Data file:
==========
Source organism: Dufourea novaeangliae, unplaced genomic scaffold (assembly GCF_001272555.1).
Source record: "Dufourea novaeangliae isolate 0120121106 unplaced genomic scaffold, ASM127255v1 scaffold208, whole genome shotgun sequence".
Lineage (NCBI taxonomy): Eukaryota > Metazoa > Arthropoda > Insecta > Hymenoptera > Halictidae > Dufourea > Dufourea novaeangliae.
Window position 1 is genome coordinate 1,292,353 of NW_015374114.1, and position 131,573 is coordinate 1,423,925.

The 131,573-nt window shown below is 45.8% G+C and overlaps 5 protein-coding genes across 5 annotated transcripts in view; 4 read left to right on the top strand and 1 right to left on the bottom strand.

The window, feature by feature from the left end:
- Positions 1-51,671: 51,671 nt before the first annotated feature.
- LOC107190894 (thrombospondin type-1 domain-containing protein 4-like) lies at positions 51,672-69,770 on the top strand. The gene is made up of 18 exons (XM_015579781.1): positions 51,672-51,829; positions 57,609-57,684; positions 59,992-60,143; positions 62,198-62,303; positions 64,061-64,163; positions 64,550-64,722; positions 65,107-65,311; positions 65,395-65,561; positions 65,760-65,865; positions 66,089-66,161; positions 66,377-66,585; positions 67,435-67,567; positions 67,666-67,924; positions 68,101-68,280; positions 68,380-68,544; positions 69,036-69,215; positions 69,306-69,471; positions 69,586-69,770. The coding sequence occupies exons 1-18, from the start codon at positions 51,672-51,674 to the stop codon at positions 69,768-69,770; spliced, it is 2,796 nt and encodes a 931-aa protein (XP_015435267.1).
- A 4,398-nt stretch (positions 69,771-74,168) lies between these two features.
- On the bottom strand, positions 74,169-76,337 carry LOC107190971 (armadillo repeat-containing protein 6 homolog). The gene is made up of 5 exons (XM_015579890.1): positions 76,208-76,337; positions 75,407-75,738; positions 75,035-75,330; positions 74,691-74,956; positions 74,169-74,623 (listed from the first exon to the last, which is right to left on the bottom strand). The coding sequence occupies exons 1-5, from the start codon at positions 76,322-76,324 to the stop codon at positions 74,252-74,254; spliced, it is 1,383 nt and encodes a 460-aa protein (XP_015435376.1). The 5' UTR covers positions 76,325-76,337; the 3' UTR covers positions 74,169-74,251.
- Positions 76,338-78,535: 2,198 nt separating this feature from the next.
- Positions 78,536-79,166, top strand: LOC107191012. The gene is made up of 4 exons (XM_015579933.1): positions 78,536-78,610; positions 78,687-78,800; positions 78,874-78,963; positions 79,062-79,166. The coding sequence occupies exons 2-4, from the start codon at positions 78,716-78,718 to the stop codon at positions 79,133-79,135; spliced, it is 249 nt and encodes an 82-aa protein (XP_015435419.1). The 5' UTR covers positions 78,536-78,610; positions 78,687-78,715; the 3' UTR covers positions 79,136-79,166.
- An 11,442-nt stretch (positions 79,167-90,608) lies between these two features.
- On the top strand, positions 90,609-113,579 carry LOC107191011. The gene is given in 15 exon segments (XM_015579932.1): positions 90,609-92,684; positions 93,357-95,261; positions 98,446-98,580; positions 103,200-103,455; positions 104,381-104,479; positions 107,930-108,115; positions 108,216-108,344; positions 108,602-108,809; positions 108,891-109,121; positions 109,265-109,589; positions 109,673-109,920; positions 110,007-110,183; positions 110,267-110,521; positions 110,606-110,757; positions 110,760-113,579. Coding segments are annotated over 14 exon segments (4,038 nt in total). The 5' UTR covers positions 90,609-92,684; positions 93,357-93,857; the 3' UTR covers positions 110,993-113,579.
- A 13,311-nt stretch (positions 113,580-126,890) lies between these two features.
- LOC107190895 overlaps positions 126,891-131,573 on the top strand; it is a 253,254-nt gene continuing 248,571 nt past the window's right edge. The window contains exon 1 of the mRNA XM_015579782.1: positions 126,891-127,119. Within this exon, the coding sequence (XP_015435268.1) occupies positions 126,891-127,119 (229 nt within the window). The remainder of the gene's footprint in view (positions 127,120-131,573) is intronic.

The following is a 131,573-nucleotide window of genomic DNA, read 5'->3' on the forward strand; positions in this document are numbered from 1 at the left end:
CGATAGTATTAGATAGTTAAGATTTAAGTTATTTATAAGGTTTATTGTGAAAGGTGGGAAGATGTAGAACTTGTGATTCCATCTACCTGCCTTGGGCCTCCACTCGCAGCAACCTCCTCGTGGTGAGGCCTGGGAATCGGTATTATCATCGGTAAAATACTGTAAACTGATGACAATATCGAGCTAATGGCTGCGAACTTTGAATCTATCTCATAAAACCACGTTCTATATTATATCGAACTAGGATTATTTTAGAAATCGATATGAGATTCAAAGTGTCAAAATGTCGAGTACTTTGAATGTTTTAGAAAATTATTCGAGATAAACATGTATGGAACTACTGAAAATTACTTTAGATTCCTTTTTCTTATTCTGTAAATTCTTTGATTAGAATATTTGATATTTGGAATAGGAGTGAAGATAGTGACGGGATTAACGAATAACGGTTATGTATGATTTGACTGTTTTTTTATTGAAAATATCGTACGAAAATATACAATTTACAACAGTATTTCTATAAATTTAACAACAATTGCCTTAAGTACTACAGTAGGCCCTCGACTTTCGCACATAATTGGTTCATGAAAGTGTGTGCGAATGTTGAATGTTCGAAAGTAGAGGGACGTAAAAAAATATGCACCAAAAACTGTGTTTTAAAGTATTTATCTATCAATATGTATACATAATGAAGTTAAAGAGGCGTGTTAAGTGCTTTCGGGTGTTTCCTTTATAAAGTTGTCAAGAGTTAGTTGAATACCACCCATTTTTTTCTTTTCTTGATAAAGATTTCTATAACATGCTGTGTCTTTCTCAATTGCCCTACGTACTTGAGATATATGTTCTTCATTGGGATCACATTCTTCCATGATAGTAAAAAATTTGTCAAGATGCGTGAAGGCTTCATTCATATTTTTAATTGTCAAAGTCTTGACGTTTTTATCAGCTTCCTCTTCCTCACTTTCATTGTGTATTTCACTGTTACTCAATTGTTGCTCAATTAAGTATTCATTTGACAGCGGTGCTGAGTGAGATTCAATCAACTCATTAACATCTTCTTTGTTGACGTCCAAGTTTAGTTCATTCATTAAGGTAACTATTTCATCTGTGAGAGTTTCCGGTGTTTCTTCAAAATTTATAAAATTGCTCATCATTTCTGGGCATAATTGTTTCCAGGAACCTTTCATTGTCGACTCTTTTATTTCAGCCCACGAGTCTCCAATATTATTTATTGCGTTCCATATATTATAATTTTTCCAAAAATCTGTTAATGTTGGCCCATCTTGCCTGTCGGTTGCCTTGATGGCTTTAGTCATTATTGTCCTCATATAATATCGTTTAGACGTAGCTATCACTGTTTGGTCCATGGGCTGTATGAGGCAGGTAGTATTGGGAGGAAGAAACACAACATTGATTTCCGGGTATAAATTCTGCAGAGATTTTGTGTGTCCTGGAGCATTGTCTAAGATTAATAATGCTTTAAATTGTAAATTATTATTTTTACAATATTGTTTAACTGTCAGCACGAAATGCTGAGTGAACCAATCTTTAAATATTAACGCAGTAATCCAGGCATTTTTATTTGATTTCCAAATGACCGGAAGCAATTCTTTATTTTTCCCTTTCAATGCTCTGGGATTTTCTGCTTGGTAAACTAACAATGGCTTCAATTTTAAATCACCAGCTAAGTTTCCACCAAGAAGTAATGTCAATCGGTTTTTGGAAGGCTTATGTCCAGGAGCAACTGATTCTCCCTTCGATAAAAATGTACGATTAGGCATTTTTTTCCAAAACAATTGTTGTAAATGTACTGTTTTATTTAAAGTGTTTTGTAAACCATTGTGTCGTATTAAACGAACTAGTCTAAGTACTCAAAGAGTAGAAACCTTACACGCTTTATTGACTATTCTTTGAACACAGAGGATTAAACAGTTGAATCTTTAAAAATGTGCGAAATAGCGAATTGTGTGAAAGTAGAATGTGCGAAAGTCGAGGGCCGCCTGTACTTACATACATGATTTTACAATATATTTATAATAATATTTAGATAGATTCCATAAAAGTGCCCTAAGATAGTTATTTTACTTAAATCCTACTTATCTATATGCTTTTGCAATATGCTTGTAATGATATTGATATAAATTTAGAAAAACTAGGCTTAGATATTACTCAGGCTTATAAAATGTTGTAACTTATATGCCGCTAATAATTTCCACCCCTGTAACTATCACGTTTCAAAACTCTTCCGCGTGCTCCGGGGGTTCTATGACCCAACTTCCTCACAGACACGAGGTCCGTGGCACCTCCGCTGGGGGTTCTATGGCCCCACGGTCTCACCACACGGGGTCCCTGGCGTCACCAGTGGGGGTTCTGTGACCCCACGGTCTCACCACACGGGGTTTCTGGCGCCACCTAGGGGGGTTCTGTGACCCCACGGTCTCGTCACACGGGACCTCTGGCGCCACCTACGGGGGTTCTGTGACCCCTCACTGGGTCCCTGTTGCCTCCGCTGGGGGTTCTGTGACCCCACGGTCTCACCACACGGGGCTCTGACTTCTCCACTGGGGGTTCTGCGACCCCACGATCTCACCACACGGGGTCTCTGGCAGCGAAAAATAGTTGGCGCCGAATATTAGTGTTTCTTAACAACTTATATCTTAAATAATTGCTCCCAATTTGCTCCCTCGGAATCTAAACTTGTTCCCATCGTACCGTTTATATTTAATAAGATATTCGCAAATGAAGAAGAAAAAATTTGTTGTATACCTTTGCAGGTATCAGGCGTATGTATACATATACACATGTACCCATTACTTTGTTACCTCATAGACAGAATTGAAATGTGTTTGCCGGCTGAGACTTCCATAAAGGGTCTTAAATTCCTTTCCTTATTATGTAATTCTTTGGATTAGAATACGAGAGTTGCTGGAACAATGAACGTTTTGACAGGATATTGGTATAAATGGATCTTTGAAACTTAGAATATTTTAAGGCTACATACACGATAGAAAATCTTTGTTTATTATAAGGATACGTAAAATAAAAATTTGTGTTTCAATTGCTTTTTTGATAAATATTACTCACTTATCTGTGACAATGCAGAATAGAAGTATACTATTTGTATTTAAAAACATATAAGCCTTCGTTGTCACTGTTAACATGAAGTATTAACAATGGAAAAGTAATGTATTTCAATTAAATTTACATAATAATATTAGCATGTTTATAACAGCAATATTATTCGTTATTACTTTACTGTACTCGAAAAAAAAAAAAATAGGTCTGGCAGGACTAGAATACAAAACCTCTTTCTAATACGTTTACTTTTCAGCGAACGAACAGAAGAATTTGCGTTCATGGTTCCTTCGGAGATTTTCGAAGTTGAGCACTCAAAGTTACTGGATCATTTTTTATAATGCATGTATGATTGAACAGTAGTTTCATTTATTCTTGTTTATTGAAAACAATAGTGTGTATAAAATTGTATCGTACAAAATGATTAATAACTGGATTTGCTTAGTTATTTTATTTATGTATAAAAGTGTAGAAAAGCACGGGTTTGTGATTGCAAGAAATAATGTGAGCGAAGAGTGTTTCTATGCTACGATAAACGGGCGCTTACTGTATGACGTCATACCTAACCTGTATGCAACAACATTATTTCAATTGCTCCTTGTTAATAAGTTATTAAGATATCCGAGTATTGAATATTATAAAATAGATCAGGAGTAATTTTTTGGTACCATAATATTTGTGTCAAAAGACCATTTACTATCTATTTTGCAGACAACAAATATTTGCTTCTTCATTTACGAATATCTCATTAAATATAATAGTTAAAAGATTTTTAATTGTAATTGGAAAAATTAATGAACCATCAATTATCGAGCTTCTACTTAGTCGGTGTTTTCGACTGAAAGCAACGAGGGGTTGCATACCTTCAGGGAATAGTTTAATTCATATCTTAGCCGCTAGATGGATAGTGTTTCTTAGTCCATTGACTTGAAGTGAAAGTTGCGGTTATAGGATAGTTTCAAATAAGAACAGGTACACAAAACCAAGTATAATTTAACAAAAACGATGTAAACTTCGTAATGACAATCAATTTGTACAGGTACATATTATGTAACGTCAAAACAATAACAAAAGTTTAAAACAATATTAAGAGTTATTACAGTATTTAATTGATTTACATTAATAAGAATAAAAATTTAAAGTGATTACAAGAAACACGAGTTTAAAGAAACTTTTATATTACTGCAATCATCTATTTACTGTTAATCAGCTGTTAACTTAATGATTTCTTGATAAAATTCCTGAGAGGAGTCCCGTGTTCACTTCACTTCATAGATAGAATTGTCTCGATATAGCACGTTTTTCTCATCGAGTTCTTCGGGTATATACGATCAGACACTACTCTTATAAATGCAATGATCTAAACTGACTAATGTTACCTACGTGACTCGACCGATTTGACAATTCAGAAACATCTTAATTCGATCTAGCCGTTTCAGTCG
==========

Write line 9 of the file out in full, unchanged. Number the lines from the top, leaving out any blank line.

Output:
- A 4,398-nt stretch (positions 69,771-74,168) lies between these two features.